Meta-analyses have demonstrated a dose-response relationship for prostate cancer and biochemical control.rr The Zaorksy meta-analysis of 12 randomised trials, including 6884 patients treated with EBRT, showed increasing biologically equivalent dose was associated with a 7.2% improvement in 10-year freedom from biochemical failure, for men with intermediate-risk prostate cancer. However, dose escalation has not been shown in any prospective studies to improve prostate cancer-specific survival or overall survival.
Evidence supporting moderate hypofractionation for intermediate-risk prostate cancer is not discussed within this protocol, but can be found in the evidence and efficacy sections of ID 3370 Prostate adenocarcinoma definitive EBRT hypofractionation.
Androgen Deprivation Therapy
Multiple randomised trials have demonstrated an improvement in disease outcomes when short-term ADT (4-6 months) was given in addition to radiation therapy.
- In RTOG 9408, 1979 patients (mainly low and intermediate-risk) were randomised to 66.6 Gy radiation therapy with or without 4 months of ADT (ADT commencing 2 months before radiation therapy). At a median follow-up of 9.1 years there was a benefit for short-term ADT and radiation therapy in 10-year overall survival (62% vs 57%, p = 0.03), disease-specific mortality (8% vs 4%, p = 0.001) and incidence of distant metastases.r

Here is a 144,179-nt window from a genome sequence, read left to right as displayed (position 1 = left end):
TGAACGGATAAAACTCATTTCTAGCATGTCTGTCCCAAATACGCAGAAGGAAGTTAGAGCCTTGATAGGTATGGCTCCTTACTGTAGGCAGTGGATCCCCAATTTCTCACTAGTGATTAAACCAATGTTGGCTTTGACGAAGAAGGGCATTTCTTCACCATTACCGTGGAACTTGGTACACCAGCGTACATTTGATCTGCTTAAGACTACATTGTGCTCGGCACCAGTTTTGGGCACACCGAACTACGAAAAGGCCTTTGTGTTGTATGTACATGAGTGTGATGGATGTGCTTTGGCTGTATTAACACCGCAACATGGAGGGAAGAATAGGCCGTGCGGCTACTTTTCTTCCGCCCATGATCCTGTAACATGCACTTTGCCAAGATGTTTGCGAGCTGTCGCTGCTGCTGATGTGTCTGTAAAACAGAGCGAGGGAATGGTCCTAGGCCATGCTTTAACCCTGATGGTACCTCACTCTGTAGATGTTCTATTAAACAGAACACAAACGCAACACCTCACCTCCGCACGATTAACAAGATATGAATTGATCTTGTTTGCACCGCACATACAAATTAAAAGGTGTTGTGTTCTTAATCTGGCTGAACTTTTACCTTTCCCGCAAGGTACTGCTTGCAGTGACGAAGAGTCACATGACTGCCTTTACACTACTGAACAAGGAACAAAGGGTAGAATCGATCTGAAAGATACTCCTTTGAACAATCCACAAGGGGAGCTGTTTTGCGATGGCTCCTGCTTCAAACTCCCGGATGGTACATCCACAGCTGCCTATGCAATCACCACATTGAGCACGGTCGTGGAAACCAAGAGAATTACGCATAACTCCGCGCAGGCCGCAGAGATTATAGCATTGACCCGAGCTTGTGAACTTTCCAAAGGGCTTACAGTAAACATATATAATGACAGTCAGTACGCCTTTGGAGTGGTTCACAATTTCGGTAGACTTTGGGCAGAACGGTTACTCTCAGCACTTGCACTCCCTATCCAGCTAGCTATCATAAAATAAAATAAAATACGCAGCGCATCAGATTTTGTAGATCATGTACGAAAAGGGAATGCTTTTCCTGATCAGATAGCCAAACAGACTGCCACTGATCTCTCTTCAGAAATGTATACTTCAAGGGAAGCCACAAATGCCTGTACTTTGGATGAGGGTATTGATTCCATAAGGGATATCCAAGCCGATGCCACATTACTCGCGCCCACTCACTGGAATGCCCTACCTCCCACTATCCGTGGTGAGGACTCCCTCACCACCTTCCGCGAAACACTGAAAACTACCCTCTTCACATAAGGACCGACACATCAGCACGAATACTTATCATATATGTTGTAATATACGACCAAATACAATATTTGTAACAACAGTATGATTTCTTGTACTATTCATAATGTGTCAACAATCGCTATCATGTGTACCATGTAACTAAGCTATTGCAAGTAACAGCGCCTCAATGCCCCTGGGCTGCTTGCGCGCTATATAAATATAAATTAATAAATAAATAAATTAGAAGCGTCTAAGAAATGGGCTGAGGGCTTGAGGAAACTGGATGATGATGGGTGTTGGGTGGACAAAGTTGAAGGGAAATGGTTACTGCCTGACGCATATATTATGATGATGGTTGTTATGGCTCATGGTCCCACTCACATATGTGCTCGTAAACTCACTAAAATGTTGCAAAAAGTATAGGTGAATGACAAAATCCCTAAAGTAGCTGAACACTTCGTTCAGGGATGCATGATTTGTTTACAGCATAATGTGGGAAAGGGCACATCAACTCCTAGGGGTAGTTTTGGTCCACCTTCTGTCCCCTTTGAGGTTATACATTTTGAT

- D'Amico published a small study of 206 patients (75% with intermediate-risk disease) randomised to 70 Gy 3D CRT plus 6 months ADT.r The addition of ADT resulted in significantly higher overall survival and prostate cancer-specific survival, compared to radiation alone. 8-year overall survival rates were 74% (95% CI:64-82%) for radiation therapy plus ADT vs 61% (95% CI:49-71%) for radiation therapy alone.
The trials above used lower radiation doses than what is considered standard in contemporary practice. EORTC 22991 was a randomised study of 819 patients with intermediate (75%) or high-risk (25%) prostate cancer, comparing radiation therapy alone to radiation therapy plus 6 months ADT.r The radiation doses prescribed were 70 Gy, 74 Gy or 78 Gy, and ADT was given during and following radiation. After a median follow-up of 7.2 years, the addition of ADT to radiation therapy improved biochemical progression-free survival, compared to radiation alone (HR = 0.52, CI:0.41-0.66, p <0.001). Improvement in clinical progression-free survival was also statistically significant, 88.7% with radiation plus ADT vs 80.8% with radiation alone (HR = 0.63, 95% CI:0.48-0.84, p = 0.001). Overall survival data are not yet mature. In exploratory analysis, there was no statistically significant interaction between treatment effect and radiation dose.
In a network meta-analysis of 6 randomised trials comparing radiation therapy with or without ADT in 4663 men, the addition of ADT improved overall survival (HR = 0.70, 95% CI:0.62-0.81).r This analysis was repeated as a sensitivity analysis of the subset of randomised trials, treating mostly men with intermediate-risk prostate cancer, and found similar estimates (HR = 0.73, 95% CI:0.51-1.04).
Some patients may have a very small benefit from the addition of ADT. The risks versus benefits should be considered on an individual patient basis. For further information related to ADT agents and toxicities refer to eviQ medical oncology for urogenital cancers.